31. Oddsson K, Leifels-Fischer B, de Melo NR, Wiel-Masson D, Benedetto C, Verhoeven CH, Dieben TO (2005) Efficacy and safety of a contraceptive vaginal ring (NuvaRing) compared with a combined oral contraceptive: a 1-year randomized trial. Contraception 71:176–182PubMedCrossRefGoogle Scholar
  32. Oelkers W, Foidart JM, Dombrovicz N, Welter A, Heithecker R (1995) Effects of a new oral contraceptive containing an antimineralocorticoid progestogen, drospirenone, on the rennin-aldosterone system, body weight, blood pressure, glucose tolerance, and lipid metabolism. J Clin Endocrinol Metab 80:1816–1821PubMedGoogle Scholar
  33. Ravdin PM, Cronin KA, Howlader N, Berg CD, Chlebowski RT, Feuer EJ, Edwards BK, Berry DA (2007) The decrease in breast-cancer incidence in 2003 in the United States. N Engl J Med 356:1670–1674PubMedCrossRefGoogle Scholar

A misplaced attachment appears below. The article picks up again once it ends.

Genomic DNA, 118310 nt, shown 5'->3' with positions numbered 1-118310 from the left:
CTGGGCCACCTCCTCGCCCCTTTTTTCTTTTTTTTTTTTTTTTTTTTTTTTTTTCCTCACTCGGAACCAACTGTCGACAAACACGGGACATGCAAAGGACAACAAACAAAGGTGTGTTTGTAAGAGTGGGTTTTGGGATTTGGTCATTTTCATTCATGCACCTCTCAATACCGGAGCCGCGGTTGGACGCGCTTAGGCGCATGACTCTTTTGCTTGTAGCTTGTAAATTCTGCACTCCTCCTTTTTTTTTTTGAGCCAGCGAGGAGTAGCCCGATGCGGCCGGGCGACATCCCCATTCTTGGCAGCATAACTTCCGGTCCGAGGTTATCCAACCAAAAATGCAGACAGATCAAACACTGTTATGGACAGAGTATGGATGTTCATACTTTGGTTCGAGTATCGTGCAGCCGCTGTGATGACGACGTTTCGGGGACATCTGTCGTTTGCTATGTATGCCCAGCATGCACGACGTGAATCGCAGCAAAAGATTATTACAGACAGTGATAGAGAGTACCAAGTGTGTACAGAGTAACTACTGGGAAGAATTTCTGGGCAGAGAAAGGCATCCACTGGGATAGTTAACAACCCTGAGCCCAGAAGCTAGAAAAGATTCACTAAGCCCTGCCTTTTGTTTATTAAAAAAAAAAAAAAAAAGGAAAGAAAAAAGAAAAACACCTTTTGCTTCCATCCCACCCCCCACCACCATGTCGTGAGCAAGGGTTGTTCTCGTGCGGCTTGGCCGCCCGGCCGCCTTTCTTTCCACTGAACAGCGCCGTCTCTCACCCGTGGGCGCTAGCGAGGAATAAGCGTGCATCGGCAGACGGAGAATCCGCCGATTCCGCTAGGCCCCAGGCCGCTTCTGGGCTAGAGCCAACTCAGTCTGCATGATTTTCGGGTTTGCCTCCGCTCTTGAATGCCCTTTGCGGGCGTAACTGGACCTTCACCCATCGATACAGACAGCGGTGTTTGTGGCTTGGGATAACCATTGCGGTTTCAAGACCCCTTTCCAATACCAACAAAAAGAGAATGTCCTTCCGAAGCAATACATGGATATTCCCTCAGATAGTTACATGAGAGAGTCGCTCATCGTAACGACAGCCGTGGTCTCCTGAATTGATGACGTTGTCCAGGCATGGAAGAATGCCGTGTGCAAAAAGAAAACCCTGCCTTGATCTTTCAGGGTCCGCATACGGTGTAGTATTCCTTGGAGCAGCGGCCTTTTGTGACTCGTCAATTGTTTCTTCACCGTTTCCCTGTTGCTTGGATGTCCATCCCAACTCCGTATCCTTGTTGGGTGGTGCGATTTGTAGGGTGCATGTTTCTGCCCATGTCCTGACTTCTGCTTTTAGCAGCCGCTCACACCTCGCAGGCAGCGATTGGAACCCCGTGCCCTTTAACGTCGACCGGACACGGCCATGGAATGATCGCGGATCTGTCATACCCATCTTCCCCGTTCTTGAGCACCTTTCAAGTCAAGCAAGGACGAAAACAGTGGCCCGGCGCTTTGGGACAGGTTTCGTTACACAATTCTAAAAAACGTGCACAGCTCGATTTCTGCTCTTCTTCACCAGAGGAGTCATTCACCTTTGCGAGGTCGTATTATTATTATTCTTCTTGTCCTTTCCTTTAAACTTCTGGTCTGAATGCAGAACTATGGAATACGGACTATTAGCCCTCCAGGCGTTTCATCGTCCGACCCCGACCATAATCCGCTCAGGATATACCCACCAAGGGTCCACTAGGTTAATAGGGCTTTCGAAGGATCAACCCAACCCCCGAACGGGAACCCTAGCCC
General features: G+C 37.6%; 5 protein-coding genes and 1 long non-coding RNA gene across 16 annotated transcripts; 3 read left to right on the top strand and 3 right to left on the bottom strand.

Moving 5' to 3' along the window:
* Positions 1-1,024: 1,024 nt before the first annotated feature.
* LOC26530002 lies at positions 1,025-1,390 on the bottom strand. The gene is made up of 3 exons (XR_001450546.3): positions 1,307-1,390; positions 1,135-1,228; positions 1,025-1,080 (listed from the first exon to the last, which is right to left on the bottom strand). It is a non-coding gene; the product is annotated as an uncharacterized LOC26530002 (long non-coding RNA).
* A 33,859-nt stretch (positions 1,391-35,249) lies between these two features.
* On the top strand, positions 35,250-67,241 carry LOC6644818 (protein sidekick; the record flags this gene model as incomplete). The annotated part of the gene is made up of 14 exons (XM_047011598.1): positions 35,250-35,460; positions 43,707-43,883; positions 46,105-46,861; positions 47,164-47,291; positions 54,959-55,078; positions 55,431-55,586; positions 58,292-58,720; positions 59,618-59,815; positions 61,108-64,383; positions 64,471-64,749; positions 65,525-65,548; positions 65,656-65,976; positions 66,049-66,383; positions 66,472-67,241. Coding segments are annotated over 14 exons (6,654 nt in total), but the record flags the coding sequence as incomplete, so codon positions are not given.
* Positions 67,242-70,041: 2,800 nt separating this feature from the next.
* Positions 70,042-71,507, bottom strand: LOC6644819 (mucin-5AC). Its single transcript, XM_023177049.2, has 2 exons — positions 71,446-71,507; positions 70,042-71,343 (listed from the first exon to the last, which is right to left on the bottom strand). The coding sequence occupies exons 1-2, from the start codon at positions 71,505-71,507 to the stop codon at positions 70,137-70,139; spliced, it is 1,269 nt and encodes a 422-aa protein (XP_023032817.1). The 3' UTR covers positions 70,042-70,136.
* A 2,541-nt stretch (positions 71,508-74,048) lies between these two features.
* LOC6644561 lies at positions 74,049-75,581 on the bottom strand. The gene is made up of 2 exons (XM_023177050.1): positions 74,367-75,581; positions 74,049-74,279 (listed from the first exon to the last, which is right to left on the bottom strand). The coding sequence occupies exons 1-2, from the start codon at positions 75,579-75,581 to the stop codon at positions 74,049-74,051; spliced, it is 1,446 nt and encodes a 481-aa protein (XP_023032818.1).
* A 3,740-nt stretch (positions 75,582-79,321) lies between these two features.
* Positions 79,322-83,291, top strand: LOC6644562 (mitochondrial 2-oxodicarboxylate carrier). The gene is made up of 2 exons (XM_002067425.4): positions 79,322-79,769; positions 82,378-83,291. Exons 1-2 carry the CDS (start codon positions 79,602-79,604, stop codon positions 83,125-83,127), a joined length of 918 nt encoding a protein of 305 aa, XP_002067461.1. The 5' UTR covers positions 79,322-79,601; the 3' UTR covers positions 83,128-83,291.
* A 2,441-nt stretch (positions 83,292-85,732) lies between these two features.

34. Royal College of General Practitioners Oral Contraception Study (1981): Further analysis of mortality in oral contraceptive users. Lancet I: 541–546Google Scholar
  35. Schubert M, Minnemann T, Hubler D, Rouskova D, Christoph A, Oettel M, Ernst M, Mellinger U, Krone W, Jockenhövel F (2004) Intramuscular testosterone undecanoate: pharmacokinetic aspects of a novel testosterone formulation during long-term treatment of men with hypogonadism. J Clin Endocrinol Metab 89:5429–5434PubMedCrossRefGoogle Scholar